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Trying to create completely server side, document merge

I was given the task of designing a complete web based
document prep system. In simplest terms (using a msword
explanation) create a database of merge fields, and a
library of templates. Allow the webuser to select the
template, merge his DB record, and produce a formatted
document that can be printed or downloaded.

We need to do this without specialized software on the
client, since it will be universally available to
webusers. We considered using PDF, but the creation of the
templates were painfully slow, and the datamerge had
severe space limitations (the form could not adequately
adjust for long or short field data). We need it to
function entirely within a webbrowser.

The forms or templates in "phase one" of the roll out will
be text based documents, Simple business forms, contracts,
etc. We will probably have to integrate more highly
developed forms later, such as Gov't Docs etc.

I believe that XML could be my answer

My requirements are that template creation must be doable
by a secretary level user, not a programmer. A lot of cut
and paste. For example, taking txt legal documents,
applying formatting (fonts, margins, tabs, allignments)
and merge fields to the Doc and saving it as a template. I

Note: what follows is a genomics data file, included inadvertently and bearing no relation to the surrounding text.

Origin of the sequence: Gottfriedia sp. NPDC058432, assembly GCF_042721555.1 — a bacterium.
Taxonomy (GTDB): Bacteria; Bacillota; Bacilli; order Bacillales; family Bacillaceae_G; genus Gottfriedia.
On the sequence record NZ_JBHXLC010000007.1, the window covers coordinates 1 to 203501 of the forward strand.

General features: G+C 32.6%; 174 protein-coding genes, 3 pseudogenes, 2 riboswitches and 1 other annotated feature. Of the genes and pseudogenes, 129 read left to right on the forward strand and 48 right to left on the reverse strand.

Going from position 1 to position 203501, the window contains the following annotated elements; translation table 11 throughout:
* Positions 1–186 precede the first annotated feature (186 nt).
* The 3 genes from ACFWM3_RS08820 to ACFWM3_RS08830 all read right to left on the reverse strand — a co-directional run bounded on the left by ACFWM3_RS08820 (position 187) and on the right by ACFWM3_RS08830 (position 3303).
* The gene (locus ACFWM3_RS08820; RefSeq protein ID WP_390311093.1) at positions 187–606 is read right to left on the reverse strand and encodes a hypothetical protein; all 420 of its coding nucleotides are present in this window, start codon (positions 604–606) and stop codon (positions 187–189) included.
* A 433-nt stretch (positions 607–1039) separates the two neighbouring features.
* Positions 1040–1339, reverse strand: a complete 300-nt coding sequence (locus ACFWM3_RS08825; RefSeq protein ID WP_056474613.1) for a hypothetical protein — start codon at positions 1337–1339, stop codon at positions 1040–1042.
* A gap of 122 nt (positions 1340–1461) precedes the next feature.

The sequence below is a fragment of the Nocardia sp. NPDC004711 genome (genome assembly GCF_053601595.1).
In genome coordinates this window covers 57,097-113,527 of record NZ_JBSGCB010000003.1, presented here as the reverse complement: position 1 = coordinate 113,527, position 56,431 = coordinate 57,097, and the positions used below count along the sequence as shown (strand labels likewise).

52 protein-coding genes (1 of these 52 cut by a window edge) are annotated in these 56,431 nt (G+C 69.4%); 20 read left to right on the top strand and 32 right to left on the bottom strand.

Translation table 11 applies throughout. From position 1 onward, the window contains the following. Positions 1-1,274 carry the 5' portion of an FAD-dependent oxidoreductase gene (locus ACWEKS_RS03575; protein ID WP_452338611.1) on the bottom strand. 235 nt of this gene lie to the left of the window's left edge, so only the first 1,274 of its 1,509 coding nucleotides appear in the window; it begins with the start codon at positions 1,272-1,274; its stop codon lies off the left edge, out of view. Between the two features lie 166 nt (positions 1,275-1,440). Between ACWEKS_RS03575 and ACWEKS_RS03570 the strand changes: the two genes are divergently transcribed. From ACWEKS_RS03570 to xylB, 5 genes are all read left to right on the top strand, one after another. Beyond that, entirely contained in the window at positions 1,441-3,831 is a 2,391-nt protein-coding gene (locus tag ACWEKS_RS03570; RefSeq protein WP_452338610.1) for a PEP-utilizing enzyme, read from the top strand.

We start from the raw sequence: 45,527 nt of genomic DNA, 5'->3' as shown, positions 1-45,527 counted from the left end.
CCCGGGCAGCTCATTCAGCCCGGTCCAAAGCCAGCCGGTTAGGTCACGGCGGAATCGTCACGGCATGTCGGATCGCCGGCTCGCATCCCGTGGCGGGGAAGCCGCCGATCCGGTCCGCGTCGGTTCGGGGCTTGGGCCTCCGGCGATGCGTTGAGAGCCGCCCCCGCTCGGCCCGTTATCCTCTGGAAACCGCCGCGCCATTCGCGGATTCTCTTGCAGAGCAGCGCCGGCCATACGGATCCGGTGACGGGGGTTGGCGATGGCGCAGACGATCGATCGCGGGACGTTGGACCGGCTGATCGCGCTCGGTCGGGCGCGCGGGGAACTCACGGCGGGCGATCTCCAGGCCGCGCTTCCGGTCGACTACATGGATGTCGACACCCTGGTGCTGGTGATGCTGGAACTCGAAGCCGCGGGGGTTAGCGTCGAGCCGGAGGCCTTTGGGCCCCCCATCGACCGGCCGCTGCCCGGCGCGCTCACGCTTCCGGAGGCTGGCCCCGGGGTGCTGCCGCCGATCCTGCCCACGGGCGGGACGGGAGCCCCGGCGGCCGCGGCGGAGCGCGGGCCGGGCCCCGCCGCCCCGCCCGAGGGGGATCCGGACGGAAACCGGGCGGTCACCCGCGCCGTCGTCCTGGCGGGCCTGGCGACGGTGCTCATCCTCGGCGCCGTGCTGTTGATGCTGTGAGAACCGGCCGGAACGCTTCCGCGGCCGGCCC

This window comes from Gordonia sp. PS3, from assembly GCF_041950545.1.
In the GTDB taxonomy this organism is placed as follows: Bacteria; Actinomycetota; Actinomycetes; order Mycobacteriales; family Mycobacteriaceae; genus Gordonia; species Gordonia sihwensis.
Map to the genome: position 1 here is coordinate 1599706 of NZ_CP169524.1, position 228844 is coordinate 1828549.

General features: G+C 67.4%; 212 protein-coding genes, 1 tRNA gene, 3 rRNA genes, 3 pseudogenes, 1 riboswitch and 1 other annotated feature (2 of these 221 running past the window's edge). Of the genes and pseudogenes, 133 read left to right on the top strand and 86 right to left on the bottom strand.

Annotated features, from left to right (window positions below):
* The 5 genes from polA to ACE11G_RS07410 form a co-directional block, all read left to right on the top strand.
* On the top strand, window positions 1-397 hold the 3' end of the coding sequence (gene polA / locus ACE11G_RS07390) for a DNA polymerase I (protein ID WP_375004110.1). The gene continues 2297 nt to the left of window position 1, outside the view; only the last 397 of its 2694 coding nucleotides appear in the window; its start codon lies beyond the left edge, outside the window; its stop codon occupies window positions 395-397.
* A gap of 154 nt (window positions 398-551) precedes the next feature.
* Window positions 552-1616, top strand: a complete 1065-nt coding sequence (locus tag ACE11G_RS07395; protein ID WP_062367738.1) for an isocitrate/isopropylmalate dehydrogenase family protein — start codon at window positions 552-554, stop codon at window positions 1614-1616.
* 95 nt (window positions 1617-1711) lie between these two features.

assume that using Office 2003, we can save a correctly
formatted word doc to XML and put the correct datafield
links in it.

I need confirmation that what I understand "above", is
true AND that it is absolutely attainable. Not in theory
but in Practice.

RIchard Fritzler
Nov 12 '05 #1
3 5180
Yes XML and more precisely XSL is what you want. I recently completed a
system where the user could design a document and place mapped fields within
the document. This was a wysiwyg editor written for IE 6.0. Based on the
documents design the system generated an XSLT transformation document that
would transform the db fields into the document. It is very fast and
efficient and is also very very easy to learn.

Your situation is almost identical and what you need is something like this.

1. Define an XML document that is used when designing documents. The xml
document tells the 'designer' how to map the fields in your database to the
xml representation of that data, as in
<data>
<field externalName="First Name" dbfieldMap="users.fname"
datatype="varchar" size="100" xpath="//users/fname"/>
..next field
.. ext
</data>

When the user is typing there document and whish to insert a field into it
they could say click on a button and would see a list of fields where you
would use the enternalName attribute as the display name. When they insert
the field you could display, if using the editing features of IE for example
<span class=xslfld dbFieldMap="users.fname">First Name</span>. The user
would only see 'First Name'. When the user chooses to save the document you
parse the document based on the class xslfld and replace it with the
appropriate xsl command. In this case it would be:

<xsl:value-of select="//users/fname"/>

If you are not familiar is xsl it is very easy to learn and exists within